However their main concern is to show that we don't live in a welfare state and the elderly must understand their responsibility to payment for their care in their own homes or in aged care facilities for which they will need to sell their residences in order to afford the "privilege and luxury" of modern-day aged care.
The over-60s are the fasted growing demographic in the country and the baby-boomers must not expect the state to cushion their old age.
This letter says it all:
Letter in The Age 9 APRIL 2012:
Truth of the big sell
I WISH to contradict a Council on the Ageing report that, at 31 meetings held by Minister for Ageing Mark Butler around Australia, ''usually one or two people … expressed concern at having to sell their principal residence (to meet nursing home bonds), but this concern was not generally picked up and supported by the majority of the audience'' (The Saturday Age, 6-7/4).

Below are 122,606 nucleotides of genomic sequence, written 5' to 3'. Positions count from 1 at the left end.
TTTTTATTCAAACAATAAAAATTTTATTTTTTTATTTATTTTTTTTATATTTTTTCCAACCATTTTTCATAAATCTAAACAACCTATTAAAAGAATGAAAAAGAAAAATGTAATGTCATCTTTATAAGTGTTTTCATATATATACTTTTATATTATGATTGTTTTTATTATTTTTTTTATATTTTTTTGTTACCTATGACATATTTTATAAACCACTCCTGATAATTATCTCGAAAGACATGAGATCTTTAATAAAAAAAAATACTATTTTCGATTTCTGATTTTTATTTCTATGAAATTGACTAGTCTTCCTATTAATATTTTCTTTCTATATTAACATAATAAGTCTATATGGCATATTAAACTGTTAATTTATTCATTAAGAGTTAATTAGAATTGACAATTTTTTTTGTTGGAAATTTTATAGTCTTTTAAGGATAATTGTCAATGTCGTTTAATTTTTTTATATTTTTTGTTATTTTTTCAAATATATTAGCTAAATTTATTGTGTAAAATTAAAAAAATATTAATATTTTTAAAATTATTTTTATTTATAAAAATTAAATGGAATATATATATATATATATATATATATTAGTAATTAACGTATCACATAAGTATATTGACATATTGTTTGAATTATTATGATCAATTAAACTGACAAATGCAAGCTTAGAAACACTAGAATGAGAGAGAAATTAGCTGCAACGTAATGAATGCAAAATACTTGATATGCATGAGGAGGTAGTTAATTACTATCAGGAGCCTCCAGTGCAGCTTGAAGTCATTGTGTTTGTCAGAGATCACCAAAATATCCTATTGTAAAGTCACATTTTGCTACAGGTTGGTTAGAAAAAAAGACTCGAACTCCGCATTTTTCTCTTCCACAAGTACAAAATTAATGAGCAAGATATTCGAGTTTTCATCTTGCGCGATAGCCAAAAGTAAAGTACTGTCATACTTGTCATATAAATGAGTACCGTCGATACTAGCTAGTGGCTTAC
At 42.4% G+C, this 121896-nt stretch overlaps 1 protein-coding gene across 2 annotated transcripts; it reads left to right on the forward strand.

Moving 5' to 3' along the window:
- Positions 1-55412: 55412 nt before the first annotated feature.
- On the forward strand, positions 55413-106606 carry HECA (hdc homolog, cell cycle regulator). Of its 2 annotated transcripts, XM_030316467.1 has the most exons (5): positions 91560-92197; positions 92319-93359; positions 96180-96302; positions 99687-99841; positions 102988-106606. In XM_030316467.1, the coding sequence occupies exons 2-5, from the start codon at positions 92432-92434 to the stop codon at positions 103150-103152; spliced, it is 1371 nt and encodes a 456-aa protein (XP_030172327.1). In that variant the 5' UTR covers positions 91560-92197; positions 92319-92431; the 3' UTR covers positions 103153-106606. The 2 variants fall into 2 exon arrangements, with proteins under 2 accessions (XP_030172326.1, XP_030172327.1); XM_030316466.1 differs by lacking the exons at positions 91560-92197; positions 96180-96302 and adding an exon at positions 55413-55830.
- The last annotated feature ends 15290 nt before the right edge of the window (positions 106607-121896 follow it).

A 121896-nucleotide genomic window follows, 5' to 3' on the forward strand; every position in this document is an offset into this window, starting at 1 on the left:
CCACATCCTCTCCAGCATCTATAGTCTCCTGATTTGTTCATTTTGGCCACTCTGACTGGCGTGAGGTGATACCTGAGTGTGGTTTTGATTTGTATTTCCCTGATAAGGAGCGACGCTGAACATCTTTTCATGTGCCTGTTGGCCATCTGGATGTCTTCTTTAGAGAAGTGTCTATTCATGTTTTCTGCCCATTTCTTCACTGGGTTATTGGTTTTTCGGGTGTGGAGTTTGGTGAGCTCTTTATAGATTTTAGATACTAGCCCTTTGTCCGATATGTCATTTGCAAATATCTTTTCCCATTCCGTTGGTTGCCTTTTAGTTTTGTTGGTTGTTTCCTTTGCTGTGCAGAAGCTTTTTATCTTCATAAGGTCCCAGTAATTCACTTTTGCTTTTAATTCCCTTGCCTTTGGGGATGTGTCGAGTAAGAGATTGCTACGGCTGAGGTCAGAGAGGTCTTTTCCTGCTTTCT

I attended several meetings. I, and others, were applauded when we expressed opposition to selling homes for any care. I asked Mr Butler whether he knew of any other health area in the world where mortgaging or selling the home was a prerequisite for receiving care. He did not.
Currently many people have to sell their homes to pay an accommodation bond for low-level care. The Howard government tried to introduce bonds for high-level care, but was unsuccessful because of public opposition. There will be disappointment and anger if the Labor government introduces such legislation.
Shirley Bains, Blaxland, NSW